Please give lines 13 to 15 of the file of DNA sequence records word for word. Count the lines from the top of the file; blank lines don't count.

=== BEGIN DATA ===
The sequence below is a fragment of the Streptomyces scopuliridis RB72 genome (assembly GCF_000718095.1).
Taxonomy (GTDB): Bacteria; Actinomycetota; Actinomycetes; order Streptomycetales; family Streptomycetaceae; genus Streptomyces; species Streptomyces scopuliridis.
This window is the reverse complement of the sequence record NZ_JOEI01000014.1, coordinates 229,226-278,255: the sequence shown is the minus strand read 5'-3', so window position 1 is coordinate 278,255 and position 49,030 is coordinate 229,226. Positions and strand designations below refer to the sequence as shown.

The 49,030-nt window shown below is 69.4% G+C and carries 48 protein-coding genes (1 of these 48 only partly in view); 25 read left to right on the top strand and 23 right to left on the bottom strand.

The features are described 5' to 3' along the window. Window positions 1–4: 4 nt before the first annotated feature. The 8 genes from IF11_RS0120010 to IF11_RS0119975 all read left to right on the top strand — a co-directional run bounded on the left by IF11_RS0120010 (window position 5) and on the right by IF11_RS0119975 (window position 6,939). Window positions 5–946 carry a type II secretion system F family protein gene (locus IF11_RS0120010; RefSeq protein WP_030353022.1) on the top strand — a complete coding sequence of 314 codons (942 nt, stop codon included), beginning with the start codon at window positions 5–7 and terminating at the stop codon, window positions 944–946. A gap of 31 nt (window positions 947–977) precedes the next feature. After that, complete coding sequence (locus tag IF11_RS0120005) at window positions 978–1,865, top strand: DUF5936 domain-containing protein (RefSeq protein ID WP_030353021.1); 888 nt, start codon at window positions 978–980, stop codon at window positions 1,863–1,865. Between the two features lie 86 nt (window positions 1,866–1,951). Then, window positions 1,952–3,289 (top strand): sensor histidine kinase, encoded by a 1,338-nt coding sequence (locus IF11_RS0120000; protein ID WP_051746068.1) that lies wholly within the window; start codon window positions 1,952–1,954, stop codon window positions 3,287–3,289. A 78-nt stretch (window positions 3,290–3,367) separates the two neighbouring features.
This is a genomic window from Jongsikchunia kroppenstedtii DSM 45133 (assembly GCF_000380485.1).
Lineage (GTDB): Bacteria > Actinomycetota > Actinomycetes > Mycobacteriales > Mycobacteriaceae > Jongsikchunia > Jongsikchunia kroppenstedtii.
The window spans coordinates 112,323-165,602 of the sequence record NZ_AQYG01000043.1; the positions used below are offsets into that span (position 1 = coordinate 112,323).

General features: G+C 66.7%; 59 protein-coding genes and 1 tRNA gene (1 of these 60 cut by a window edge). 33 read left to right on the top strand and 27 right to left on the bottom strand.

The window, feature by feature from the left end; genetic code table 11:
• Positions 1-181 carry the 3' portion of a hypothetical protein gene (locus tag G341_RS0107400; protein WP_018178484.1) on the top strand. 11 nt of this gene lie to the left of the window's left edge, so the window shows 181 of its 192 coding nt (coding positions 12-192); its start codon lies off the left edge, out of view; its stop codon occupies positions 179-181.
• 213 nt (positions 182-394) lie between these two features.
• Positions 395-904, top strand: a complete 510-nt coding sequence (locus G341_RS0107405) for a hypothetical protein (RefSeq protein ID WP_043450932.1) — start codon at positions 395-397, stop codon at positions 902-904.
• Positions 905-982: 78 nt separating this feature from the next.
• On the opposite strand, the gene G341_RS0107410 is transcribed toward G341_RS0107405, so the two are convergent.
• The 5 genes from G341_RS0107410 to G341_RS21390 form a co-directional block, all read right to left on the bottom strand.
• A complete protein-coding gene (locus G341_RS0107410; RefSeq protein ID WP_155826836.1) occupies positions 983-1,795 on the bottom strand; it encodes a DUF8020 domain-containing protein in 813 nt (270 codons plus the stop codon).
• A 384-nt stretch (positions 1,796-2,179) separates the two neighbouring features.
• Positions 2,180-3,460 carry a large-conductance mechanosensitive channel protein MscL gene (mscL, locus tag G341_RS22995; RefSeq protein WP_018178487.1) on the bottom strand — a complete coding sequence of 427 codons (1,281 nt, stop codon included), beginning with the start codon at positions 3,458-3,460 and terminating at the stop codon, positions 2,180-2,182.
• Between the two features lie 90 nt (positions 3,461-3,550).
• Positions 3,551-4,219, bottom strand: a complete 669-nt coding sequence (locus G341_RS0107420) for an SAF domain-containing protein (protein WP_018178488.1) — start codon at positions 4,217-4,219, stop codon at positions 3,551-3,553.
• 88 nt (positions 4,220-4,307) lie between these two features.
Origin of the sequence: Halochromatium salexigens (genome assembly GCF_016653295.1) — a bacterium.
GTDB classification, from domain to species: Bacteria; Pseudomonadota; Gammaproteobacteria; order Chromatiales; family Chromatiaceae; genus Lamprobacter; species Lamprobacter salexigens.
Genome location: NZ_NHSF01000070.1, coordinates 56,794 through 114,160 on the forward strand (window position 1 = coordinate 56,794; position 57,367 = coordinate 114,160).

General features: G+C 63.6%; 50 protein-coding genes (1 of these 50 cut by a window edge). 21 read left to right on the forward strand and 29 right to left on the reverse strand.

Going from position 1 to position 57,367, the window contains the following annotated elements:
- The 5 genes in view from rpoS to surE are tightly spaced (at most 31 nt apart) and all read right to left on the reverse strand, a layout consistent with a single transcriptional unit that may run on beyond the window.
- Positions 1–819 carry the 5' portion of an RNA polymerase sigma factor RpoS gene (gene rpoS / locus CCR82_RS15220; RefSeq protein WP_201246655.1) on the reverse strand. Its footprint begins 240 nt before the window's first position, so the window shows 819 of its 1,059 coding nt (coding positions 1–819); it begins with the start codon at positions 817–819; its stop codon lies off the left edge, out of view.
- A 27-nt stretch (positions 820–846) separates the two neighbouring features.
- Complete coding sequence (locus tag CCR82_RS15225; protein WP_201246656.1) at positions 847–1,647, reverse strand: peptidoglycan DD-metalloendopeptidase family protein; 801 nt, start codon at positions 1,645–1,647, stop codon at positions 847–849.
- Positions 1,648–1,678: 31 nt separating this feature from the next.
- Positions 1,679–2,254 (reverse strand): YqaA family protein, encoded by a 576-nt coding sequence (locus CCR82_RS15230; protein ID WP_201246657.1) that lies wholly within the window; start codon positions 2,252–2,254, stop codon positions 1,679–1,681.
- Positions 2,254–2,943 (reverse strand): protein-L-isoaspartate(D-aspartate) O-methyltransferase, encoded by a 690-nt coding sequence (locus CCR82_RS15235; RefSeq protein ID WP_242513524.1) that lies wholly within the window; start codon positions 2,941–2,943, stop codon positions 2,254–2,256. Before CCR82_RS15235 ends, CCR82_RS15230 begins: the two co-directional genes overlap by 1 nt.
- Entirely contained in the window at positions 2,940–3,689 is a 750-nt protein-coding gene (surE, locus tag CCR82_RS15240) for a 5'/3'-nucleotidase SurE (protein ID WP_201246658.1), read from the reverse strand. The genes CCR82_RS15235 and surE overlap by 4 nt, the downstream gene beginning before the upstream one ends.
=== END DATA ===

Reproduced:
• Positions 395-904, top strand: a complete 510-nt coding sequence (locus G341_RS0107405) for a hypothetical protein (RefSeq protein ID WP_043450932.1) — start codon at positions 395-397, stop codon at positions 902-904.
• Positions 905-982: 78 nt separating this feature from the next.
• On the opposite strand, the gene G341_RS0107410 is transcribed toward G341_RS0107405, so the two are convergent.